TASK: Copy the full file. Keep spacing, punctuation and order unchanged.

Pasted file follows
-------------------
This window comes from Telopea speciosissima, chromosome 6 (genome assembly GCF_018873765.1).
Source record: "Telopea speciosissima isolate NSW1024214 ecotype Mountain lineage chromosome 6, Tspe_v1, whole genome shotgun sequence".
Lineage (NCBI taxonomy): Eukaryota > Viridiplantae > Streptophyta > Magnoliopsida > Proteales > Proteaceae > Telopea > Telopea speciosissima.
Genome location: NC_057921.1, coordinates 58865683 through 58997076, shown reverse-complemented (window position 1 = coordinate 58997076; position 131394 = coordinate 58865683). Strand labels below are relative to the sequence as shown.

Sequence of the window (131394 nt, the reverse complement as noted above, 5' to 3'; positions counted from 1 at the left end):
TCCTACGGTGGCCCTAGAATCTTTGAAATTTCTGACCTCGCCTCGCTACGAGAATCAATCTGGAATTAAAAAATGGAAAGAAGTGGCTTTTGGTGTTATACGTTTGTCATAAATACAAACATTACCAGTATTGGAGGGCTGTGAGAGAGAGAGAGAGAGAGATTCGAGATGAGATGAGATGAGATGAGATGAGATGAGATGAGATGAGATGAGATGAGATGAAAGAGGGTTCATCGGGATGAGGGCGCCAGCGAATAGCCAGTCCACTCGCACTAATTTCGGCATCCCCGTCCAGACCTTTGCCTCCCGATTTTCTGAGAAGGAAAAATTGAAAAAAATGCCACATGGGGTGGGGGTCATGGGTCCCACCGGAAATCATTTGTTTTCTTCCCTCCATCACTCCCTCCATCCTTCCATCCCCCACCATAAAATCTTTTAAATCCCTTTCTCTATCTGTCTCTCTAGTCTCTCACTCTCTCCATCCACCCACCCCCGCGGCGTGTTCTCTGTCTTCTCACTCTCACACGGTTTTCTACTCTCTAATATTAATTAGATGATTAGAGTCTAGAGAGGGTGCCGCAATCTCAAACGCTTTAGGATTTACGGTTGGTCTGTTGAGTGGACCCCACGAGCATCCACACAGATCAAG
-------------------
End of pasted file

This window comes from Telopea speciosissima, chromosome 6 (genome assembly GCF_018873765.1).
Source record: "Telopea speciosissima isolate NSW1024214 ecotype Mountain lineage chromosome 6, Tspe_v1, whole genome shotgun sequence".
Lineage (NCBI taxonomy): Eukaryota > Viridiplantae > Streptophyta > Magnoliopsida > Proteales > Proteaceae > Telopea > Telopea speciosissima.
Genome location: NC_057921.1, coordinates 58865683 through 58997076, shown reverse-complemented (window position 1 = coordinate 58997076; position 131394 = coordinate 58865683). Strand labels below are relative to the sequence as shown.

Sequence of the window (131394 nt, the reverse complement as noted above, 5' to 3'; positions counted from 1 at the left end):
TCCTACGGTGGCCCTAGAATCTTTGAAATTTCTGACCTCGCCTCGCTACGAGAATCAATCTGGAATTAAAAAATGGAAAGAAGTGGCTTTTGGTGTTATACGTTTGTCATAAATACAAACATTACCAGTATTGGAGGGCTGTGAGAGAGAGAGAGAGAGAGATTCGAGATGAGATGAGATGAGATGAGATGAGATGAGATGAGATGAGATGAGATGAGATGAAAGAGGGTTCATCGGGATGAGGGCGCCAGCGAATAGCCAGTCCACTCGCACTAATTTCGGCATCCCCGTCCAGACCTTTGCCTCCCGATTTTCTGAGAAGGAAAAATTGAAAAAAATGCCACATGGGGTGGGGGTCATGGGTCCCACCGGAAATCATTTGTTTTCTTCCCTCCATCACTCCCTCCATCCTTCCATCCCCCACCATAAAATCTTTTAAATCCCTTTCTCTATCTGTCTCTCTAGTCTCTCACTCTCTCCATCCACCCACCCCCGCGGCGTGTTCTCTGTCTTCTCACTCTCACACGGTTTTCTACTCTCTAATATTAATTAGATGATTAGAGTCTAGAGAGGGTGCCGCAATCTCAAACGCTTTAGGATTTACGGTTGGTCTGTTGAGTGGACCCCACGAGCATCCACACAGATCAAG